This Reproduco Player Pipe Organ was purchased for use in the Rialto Theatre in Brownfield, Texas. Construction on this theatre was begun May 7, 1925. The first movie shown at the Rialto Theatre was "The Golden Bed", a silent movie directed by Cecil B. DeMille. This was likely in late 1929 or early 1930. The original instrument had large, wooden organ pipes on the back of the cabinet. The player organ /piano was used as musical accompaniment for the silent movies. There were also vaudeville acts and minstrel shows in the theatre that used the piano. The Theatre (and Reproduco) was also used for community events such as piano recitals, dance recitals, style shows, and talent shows. The Reproduco remained from1926to1962 in the orchestra pit of the theatre. With the advent of talking pictures in late 1929, the player was slowly phased out as a part of the movie entertainment experience. This instrument continued to be used for community events, but over time fell into disuse and a state of disrepair.
When the Theatre celebrated its 40th anniversary on May 14th, 1962, the Reproduco instrument was moved to the lobby of the Regal Theatre as a showpiece of the old days. After the 40th anniversary, the player was moved to Sammy Jones' house and garage for storage for approximately 2 years. He made the decision to have the instrument refurbished in 1964. The Reproduco was moved to Dallas by U-Haul Trailer for restoration. The first person who said, over the phone, that he could do the work took one look at it and said he could not fix it. J. R. Schott of Haltom City, Texas, did the initial refurbishment. He thought it would take a year to get to it and maybe another year to fix it. Mr. Schott was a former carnival man who did work on calliopes, organs, etc. He bought an additional Reproduco Operator's piano unit, which had a small roll mechanism, that he could use for parts. The player mechanism that is currently in the unit came from this other Operator's Piano. The Jones' Reproduco accepted larger rolls and loaded on the right side of the unit. This was for longer playing rolls for movies. Sammy and Joyce wanted the small music roll capability because the small music rolls were still available. The organ and piano keyboards were replaced. The decision was made not to have the larger organ pipes on the back installed. There were two reasons for this decision. First, all of the original pipes were no longer available. Secondly, the sound would be too over powering for a home.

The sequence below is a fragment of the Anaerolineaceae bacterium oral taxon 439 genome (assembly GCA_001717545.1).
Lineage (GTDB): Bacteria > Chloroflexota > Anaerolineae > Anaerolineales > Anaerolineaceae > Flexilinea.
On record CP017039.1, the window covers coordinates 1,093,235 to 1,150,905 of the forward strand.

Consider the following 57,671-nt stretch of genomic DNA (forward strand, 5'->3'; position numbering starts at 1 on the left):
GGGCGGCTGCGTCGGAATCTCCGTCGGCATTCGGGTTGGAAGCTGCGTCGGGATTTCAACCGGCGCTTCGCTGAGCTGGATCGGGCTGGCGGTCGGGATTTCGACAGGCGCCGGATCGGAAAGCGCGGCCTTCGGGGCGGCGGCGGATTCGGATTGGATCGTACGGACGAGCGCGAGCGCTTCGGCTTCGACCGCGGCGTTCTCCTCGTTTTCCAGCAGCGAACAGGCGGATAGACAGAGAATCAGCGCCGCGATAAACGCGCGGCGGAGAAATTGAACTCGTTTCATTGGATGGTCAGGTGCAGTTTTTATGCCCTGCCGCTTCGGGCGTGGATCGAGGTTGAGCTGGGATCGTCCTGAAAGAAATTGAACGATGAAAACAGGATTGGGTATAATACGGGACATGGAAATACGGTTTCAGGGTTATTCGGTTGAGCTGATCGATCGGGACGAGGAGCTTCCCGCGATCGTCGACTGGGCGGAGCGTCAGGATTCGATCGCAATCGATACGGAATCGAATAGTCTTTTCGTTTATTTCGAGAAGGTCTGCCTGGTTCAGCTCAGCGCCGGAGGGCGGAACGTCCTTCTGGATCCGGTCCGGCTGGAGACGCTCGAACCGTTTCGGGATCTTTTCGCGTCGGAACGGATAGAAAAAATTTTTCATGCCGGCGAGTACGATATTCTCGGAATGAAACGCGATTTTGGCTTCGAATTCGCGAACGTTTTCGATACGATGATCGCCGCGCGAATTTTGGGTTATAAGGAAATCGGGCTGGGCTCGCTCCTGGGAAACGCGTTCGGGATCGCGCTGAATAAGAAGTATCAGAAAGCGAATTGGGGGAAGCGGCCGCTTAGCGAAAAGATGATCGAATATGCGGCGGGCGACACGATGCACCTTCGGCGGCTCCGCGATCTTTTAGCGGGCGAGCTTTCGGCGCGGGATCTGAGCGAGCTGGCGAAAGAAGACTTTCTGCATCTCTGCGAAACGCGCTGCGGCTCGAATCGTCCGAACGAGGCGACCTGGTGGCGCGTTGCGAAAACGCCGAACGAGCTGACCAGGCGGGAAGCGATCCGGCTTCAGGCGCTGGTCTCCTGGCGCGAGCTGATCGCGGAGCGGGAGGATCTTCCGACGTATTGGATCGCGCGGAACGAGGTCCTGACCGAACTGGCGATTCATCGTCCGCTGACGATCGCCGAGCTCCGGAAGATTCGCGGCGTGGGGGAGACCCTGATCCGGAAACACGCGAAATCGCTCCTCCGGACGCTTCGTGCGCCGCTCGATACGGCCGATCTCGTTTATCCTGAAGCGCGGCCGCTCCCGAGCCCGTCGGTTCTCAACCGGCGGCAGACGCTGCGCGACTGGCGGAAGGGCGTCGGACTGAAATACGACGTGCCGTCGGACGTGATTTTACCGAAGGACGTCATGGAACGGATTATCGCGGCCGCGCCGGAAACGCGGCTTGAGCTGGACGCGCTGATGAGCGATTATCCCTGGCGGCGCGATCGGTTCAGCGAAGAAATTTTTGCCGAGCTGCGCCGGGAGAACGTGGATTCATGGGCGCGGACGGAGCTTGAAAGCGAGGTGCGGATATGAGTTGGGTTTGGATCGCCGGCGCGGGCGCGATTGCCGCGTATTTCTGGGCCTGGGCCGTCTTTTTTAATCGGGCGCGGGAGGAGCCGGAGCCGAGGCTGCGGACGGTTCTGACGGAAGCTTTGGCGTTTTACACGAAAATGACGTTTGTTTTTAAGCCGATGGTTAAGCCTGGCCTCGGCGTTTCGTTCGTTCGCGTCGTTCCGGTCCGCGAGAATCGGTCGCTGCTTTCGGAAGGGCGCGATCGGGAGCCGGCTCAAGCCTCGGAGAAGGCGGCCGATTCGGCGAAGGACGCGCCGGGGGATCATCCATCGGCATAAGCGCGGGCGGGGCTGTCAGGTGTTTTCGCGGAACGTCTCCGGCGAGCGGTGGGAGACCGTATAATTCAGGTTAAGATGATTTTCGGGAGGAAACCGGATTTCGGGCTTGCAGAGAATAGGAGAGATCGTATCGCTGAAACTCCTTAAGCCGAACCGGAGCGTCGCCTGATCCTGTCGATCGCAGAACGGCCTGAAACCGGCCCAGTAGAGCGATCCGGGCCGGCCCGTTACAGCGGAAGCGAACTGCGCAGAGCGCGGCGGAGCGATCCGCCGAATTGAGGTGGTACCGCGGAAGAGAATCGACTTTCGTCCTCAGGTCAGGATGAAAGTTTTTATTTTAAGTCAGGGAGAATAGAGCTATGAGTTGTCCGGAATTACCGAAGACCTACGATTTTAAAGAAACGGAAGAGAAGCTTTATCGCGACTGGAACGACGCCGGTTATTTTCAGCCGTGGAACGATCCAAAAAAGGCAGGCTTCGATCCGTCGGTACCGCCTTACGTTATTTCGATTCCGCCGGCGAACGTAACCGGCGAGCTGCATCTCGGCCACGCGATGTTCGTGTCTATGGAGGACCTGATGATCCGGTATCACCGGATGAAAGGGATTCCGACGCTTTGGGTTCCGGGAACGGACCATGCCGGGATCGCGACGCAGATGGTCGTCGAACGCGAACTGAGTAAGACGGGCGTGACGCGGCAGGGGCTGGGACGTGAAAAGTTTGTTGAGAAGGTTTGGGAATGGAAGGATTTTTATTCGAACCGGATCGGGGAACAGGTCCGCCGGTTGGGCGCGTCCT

We received the instrument for refurbishment after the owner discovered that the unit no longer worked due to the type of materials used during the first restoration. The instrument was completely overhauled and brought as close to original as possible. It is signed on the inside by some of the notable people who played it, including Al Jolson. The instrument is now in the home of Earl Jones' grandson, Thomas Earl Jones.